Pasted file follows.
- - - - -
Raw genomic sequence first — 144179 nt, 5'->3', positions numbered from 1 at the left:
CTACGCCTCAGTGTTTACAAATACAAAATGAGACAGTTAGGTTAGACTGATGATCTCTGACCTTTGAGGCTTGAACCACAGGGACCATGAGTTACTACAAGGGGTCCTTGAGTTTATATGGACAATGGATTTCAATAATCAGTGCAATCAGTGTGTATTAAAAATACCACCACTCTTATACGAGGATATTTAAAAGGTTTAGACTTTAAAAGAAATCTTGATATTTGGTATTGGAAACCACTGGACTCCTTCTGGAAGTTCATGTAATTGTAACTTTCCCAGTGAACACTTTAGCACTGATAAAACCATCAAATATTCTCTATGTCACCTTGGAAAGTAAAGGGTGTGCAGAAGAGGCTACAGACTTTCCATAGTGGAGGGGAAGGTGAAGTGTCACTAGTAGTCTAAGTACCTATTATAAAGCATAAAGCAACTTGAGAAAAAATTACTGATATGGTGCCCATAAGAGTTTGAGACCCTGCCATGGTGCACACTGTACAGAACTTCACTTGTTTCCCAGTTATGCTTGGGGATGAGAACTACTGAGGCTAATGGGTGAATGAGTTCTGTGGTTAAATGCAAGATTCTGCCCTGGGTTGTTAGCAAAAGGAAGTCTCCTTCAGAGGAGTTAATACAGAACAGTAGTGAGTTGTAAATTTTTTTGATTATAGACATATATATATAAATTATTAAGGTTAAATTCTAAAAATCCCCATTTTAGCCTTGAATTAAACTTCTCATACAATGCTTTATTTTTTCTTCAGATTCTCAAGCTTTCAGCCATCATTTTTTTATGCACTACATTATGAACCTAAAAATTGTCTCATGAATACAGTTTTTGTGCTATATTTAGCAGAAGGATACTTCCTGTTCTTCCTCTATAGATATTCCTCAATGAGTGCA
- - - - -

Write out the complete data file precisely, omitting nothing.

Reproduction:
Raw genomic sequence first — 144179 nt, 5'->3', positions numbered from 1 at the left:
CTACGCCTCAGTGTTTACAAATACAAAATGAGACAGTTAGGTTAGACTGATGATCTCTGACCTTTGAGGCTTGAACCACAGGGACCATGAGTTACTACAAGGGGTCCTTGAGTTTATATGGACAATGGATTTCAATAATCAGTGCAATCAGTGTGTATTAAAAATACCACCACTCTTATACGAGGATATTTAAAAGGTTTAGACTTTAAAAGAAATCTTGATATTTGGTATTGGAAACCACTGGACTCCTTCTGGAAGTTCATGTAATTGTAACTTTCCCAGTGAACACTTTAGCACTGATAAAACCATCAAATATTCTCTATGTCACCTTGGAAAGTAAAGGGTGTGCAGAAGAGGCTACAGACTTTCCATAGTGGAGGGGAAGGTGAAGTGTCACTAGTAGTCTAAGTACCTATTATAAAGCATAAAGCAACTTGAGAAAAAATTACTGATATGGTGCCCATAAGAGTTTGAGACCCTGCCATGGTGCACACTGTACAGAACTTCACTTGTTTCCCAGTTATGCTTGGGGATGAGAACTACTGAGGCTAATGGGTGAATGAGTTCTGTGGTTAAATGCAAGATTCTGCCCTGGGTTGTTAGCAAAAGGAAGTCTCCTTCAGAGGAGTTAATACAGAACAGTAGTGAGTTGTAAATTTTTTTGATTATAGACATATATATATAAATTATTAAGGTTAAATTCTAAAAATCCCCATTTTAGCCTTGAATTAAACTTCTCATACAATGCTTTATTTTTTCTTCAGATTCTCAAGCTTTCAGCCATCATTTTTTTATGCACTACATTATGAACCTAAAAATTGTCTCATGAATACAGTTTTTGTGCTATATTTAGCAGAAGGATACTTCCTGTTCTTCCTCTATAGATATTCCTCAATGAGTGCA